With summer in full swing, Miami residents are rushing to local beaches and swimming pools to find cool relief from the rising temperatures of July and August. Spending too much time in chlorinated water can be bad for your skin and hair, however. This week, the Miami Hair Blog explores the science behind chorine-induced hair damage and the ways it can be prevented.
Frequently Asked Questions (FAQs): Chlorine, Hair Damage, and Health
Though common in most public and private swimming pools, chlorine is a corrosive chemical that many health experts say is bad for human health, particularly the skin and eyes. Chlorine has an oxidizing effect that may cause dryness and irritation after prolonged exposure. In some cases, chlorine exposure may lead to the formation of hypochlorous acid, a substance known to penetrate cells and destroy them from the inside (i).
However, low concentrations of chlorine are highly effective in keeping swimming pools sanitary. In summer months, swimming pools are among the primary cause for chlorine exposure in humans. Though encountered in low concentrations, chlorinated pool water still has the potential to cause serious harm to the hair, skin, and eyes.
Stay healthy this summer by taking a moment to review these frequently asked questions about chlorine, hair damage/ loss, and health.
Does chlorine cause hair loss?
No. Normal exposure to chlorine does not cause hair loss. This myth was debunked after a study was published in a recent issue of the Journal of Dermatology. In the study, researchers compared the hair of 67 professional swimmers to that of 54 individuals who spent little to no time in the pool. Although swimmers’ hair exhibited signs of chlorine-induced damage (i.e. dryness and coarseness), swimmers were not significantly more likely to experience hair loss.
However, there is evidence that suggests abnormally high exposure to chlorine might cause the scalp to become agitated, dry, and flaky. Thinning or shedding might occur as a result, but it’s important to understand that the chlorine exposure needed to bring about such side effects far exceeds that of a normal swimming pool.
Will chlorine change the color of my hair?
No. According to chemist and biologist Anne Helmenstine, Ph.D., chlorine does not change the color of one’s hair. Although prolonged pool-time might give hair a greenish tint, the discoloration is actually due to the oxidized metals in the water, like copper (ii). However, color treatments and chlorine might make it easier for hair to turn green.
As mentioned above, one of the primary side effects of chlorine exposure is that it causes dryness and irritation. When paired with hair treatments and dyes, hair can become extremely dry, porous, and brittle. Once porous, hair is primed to absorb more copper and other chemicals that cause discoloration.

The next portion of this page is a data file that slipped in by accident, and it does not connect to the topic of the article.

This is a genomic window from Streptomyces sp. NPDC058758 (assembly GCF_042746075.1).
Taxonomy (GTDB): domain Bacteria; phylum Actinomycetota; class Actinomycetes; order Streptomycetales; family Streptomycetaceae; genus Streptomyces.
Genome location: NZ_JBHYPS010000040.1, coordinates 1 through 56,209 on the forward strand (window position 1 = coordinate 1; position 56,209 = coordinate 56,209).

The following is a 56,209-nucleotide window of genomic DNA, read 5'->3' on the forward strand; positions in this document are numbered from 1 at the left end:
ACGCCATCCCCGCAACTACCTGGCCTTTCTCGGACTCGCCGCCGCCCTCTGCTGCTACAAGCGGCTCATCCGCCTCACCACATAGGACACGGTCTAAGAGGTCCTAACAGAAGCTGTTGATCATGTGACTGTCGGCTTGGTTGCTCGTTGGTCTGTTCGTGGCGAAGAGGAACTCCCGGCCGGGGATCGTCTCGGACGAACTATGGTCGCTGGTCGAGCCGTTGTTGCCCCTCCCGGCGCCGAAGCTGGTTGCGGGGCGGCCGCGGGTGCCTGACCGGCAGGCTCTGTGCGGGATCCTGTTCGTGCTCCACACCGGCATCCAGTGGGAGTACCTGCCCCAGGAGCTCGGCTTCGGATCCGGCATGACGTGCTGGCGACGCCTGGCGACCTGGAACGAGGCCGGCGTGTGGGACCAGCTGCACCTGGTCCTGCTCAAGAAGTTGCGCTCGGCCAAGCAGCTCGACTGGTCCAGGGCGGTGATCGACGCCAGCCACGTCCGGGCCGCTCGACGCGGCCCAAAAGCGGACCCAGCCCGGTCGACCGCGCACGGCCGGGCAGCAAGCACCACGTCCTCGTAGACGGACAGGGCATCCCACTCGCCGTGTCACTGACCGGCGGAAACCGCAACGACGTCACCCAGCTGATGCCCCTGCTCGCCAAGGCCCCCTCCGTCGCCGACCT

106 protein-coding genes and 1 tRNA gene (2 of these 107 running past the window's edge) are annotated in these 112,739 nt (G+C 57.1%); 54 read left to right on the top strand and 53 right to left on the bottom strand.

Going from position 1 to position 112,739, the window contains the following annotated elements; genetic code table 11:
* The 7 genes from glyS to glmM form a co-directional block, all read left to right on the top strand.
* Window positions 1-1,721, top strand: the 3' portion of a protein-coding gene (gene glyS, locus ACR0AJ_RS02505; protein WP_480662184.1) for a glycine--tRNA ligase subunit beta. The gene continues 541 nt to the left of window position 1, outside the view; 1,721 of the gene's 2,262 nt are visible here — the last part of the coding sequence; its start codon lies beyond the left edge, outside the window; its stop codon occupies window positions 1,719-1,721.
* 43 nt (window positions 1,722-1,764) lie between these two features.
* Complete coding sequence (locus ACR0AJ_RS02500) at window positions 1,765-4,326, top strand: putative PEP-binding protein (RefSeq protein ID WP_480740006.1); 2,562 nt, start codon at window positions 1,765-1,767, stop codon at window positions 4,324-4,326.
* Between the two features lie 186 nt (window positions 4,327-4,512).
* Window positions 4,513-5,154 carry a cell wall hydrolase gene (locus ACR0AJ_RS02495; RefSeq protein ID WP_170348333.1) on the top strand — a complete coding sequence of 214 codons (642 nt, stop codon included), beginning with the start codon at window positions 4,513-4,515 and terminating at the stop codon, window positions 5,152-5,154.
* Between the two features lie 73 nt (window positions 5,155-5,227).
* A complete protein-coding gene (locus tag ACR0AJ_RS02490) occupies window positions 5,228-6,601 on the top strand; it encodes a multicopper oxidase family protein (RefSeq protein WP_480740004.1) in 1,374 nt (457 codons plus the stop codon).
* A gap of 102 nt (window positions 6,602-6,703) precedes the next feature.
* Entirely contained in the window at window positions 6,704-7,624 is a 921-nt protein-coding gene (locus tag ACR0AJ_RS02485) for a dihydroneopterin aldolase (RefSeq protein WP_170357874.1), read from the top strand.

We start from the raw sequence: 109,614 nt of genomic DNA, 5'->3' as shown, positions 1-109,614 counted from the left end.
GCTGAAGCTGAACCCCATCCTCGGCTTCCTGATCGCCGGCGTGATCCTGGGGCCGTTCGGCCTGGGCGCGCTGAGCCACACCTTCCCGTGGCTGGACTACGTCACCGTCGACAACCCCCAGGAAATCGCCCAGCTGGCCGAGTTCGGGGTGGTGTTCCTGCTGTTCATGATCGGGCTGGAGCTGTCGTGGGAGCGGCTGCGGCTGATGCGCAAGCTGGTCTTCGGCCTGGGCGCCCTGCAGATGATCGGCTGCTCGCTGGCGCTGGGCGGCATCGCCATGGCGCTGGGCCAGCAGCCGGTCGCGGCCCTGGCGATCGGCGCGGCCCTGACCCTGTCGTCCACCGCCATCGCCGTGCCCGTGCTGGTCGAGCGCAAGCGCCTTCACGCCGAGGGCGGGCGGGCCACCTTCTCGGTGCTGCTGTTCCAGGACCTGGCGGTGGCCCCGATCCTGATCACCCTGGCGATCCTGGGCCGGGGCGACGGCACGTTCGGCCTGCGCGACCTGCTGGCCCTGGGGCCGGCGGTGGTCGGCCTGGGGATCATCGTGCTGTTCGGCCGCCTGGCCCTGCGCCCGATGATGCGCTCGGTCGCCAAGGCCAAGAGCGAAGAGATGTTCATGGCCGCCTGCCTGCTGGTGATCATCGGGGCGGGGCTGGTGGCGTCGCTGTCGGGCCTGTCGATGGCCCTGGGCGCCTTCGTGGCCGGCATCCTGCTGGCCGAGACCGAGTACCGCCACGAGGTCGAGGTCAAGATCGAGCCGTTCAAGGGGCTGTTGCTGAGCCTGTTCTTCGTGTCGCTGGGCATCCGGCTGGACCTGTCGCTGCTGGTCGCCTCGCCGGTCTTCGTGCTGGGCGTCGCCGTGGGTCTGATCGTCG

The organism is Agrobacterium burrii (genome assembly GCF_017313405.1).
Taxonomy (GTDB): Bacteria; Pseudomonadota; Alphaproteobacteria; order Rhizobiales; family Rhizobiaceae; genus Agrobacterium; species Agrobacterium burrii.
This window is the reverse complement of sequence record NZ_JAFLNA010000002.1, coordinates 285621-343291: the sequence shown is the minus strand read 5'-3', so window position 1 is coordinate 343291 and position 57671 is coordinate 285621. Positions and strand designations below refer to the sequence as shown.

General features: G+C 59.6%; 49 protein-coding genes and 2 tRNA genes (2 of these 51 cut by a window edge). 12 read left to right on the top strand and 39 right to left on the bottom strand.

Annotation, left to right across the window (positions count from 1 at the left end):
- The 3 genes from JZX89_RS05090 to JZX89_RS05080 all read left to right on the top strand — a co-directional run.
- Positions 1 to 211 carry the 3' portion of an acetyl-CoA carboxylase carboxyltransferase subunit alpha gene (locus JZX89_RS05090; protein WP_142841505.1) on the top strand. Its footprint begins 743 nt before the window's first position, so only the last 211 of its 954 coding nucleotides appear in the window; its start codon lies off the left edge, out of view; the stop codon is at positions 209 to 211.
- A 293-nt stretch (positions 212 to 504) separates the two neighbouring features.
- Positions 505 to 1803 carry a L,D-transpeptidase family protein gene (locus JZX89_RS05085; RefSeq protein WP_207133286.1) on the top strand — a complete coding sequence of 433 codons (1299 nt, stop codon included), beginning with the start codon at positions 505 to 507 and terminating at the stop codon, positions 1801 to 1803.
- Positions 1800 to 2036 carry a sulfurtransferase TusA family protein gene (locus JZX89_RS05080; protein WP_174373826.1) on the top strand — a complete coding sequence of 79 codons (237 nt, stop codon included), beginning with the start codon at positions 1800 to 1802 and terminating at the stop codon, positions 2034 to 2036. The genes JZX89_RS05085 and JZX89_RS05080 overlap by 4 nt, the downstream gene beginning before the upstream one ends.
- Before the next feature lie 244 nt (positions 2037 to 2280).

Can I reduce the damage chlorine does to my hair?
Yes. Many people are surprised to know that chlorine damage can be significantly reduced simply by wetting hair with fresh water prior to getting in the pool. Strands of hair have the amazing ability to absorb moisture, much like a sponge. By thoroughly rinsing hair with fresh water prior to entering the pool, you make it more difficult for hair to absorb chlorinated water while swimming (iii).
Is chorine-related hair loss/damage reversible?
Yes. The most common way that chlorine damages hair is by making it dry and porous, which may lead to discoloration. To reverse the damage, be sure to thoroughly wash and rinse hair after each swim session. Use ample amounts of shampoo to remove all chemical traces, and finish your post-swim wash with a protein-enriched conditioner that will replenish the hair’s natural moisture. For those who have color-treated hair, special shampoos and conditioners are available to minimize discoloration.
Chlorine and Hair Loss: Schedule an Evaluation Today
Along with chlorine damage, there are a variety of other factors that can contribute to hair loss. Stress, genetics, and other lifestyle choices might each play a causal role. If you experience hair loss this summer, contact our Institute to learn more about surgical and non-surgical restoration techniques that will have you looking your very best, fast.
The Hair Transplant Institute of Miami is home to South Florida’s top hair transplant surgeons. For more information on our clinic, staff, and hair loss treatments, please call 877-443-9070.
(i) “The Facts About Chlorine.” New York State Department of Health. Accessed 22 July 2013.
(ii) “Why Does the Pool Turn Blond Hair Green?” About.com. Accessed 22 July 2013.
(iii) “How to Keep Hair from Wrecking Hair, Skin and Swimsuit.” ABC News. Accessed 22 July 2013.